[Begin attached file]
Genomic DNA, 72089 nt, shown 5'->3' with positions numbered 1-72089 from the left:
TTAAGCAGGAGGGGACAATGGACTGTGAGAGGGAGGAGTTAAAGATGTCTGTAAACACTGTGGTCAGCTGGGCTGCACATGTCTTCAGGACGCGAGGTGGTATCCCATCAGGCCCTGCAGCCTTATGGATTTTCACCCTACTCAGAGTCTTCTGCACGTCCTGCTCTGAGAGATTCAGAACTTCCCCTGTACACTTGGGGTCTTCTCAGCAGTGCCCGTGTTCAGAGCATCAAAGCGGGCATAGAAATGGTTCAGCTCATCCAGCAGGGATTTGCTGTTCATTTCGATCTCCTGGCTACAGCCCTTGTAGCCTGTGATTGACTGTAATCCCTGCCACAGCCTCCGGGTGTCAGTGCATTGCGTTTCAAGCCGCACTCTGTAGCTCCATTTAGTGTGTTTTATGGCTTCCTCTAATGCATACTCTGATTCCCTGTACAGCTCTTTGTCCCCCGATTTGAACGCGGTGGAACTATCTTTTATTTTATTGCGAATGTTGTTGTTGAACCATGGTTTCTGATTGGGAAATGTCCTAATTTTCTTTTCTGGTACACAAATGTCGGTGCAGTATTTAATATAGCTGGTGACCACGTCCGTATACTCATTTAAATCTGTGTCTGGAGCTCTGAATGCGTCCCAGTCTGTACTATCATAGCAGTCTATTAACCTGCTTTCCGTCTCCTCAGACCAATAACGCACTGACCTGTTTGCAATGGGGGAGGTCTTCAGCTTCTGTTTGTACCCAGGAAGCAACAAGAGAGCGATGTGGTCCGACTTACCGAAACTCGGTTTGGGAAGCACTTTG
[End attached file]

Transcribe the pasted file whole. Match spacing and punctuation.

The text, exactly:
Genomic DNA, 72089 nt, shown 5'->3' with positions numbered 1-72089 from the left:
TTAAGCAGGAGGGGACAATGGACTGTGAGAGGGAGGAGTTAAAGATGTCTGTAAACACTGTGGTCAGCTGGGCTGCACATGTCTTCAGGACGCGAGGTGGTATCCCATCAGGCCCTGCAGCCTTATGGATTTTCACCCTACTCAGAGTCTTCTGCACGTCCTGCTCTGAGAGATTCAGAACTTCCCCTGTACACTTGGGGTCTTCTCAGCAGTGCCCGTGTTCAGAGCATCAAAGCGGGCATAGAAATGGTTCAGCTCATCCAGCAGGGATTTGCTGTTCATTTCGATCTCCTGGCTACAGCCCTTGTAGCCTGTGATTGACTGTAATCCCTGCCACAGCCTCCGGGTGTCAGTGCATTGCGTTTCAAGCCGCACTCTGTAGCTCCATTTAGTGTGTTTTATGGCTTCCTCTAATGCATACTCTGATTCCCTGTACAGCTCTTTGTCCCCCGATTTGAACGCGGTGGAACTATCTTTTATTTTATTGCGAATGTTGTTGTTGAACCATGGTTTCTGATTGGGAAATGTCCTAATTTTCTTTTCTGGTACACAAATGTCGGTGCAGTATTTAATATAGCTGGTGACCACGTCCGTATACTCATTTAAATCTGTGTCTGGAGCTCTGAATGCGTCCCAGTCTGTACTATCATAGCAGTCTATTAACCTGCTTTCCGTCTCCTCAGACCAATAACGCACTGACCTGTTTGCAATGGGGGAGGTCTTCAGCTTCTGTTTGTACCCAGGAAGCAACAAGAGAGCGATGTGGTCCGACTTACCGAAACTCGGTTTGGGAAGCACTTTG